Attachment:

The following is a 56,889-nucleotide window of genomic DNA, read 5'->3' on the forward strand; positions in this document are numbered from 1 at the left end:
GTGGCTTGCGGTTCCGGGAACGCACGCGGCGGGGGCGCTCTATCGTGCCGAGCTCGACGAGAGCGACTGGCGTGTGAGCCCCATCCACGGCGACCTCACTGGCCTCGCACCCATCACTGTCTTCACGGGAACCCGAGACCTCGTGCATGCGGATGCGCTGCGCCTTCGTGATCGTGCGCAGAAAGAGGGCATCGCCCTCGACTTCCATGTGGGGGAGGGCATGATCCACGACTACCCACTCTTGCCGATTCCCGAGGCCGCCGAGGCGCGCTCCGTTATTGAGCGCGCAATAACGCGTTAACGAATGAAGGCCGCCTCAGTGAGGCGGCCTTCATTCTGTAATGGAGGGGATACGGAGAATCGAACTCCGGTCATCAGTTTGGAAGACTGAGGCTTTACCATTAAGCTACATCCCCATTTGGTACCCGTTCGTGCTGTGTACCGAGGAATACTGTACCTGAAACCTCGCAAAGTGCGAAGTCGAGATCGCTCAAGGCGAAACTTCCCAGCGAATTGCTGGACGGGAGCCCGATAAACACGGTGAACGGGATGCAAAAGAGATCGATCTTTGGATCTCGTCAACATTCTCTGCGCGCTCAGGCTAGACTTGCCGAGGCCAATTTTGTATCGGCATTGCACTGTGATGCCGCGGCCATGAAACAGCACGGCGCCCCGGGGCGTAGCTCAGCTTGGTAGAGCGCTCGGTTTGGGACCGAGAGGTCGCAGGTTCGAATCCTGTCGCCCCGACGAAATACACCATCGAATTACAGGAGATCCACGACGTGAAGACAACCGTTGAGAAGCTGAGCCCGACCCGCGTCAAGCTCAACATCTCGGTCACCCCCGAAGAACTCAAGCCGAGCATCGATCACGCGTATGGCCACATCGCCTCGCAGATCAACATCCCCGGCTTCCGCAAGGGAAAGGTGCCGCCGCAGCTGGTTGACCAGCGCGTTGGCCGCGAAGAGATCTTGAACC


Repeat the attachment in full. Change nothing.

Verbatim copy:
The following is a 56,889-nucleotide window of genomic DNA, read 5'->3' on the forward strand; positions in this document are numbered from 1 at the left end:
GTGGCTTGCGGTTCCGGGAACGCACGCGGCGGGGGCGCTCTATCGTGCCGAGCTCGACGAGAGCGACTGGCGTGTGAGCCCCATCCACGGCGACCTCACTGGCCTCGCACCCATCACTGTCTTCACGGGAACCCGAGACCTCGTGCATGCGGATGCGCTGCGCCTTCGTGATCGTGCGCAGAAAGAGGGCATCGCCCTCGACTTCCATGTGGGGGAGGGCATGATCCACGACTACCCACTCTTGCCGATTCCCGAGGCCGCCGAGGCGCGCTCCGTTATTGAGCGCGCAATAACGCGTTAACGAATGAAGGCCGCCTCAGTGAGGCGGCCTTCATTCTGTAATGGAGGGGATACGGAGAATCGAACTCCGGTCATCAGTTTGGAAGACTGAGGCTTTACCATTAAGCTACATCCCCATTTGGTACCCGTTCGTGCTGTGTACCGAGGAATACTGTACCTGAAACCTCGCAAAGTGCGAAGTCGAGATCGCTCAAGGCGAAACTTCCCAGCGAATTGCTGGACGGGAGCCCGATAAACACGGTGAACGGGATGCAAAAGAGATCGATCTTTGGATCTCGTCAACATTCTCTGCGCGCTCAGGCTAGACTTGCCGAGGCCAATTTTGTATCGGCATTGCACTGTGATGCCGCGGCCATGAAACAGCACGGCGCCCCGGGGCGTAGCTCAGCTTGGTAGAGCGCTCGGTTTGGGACCGAGAGGTCGCAGGTTCGAATCCTGTCGCCCCGACGAAATACACCATCGAATTACAGGAGATCCACGACGTGAAGACAACCGTTGAGAAGCTGAGCCCGACCCGCGTCAAGCTCAACATCTCGGTCACCCCCGAAGAACTCAAGCCGAGCATCGATCACGCGTATGGCCACATCGCCTCGCAGATCAACATCCCCGGCTTCCGCAAGGGAAAGGTGCCGCCGCAGCTGGTTGACCAGCGCGTTGGCCGCGAAGAGATCTTGAACC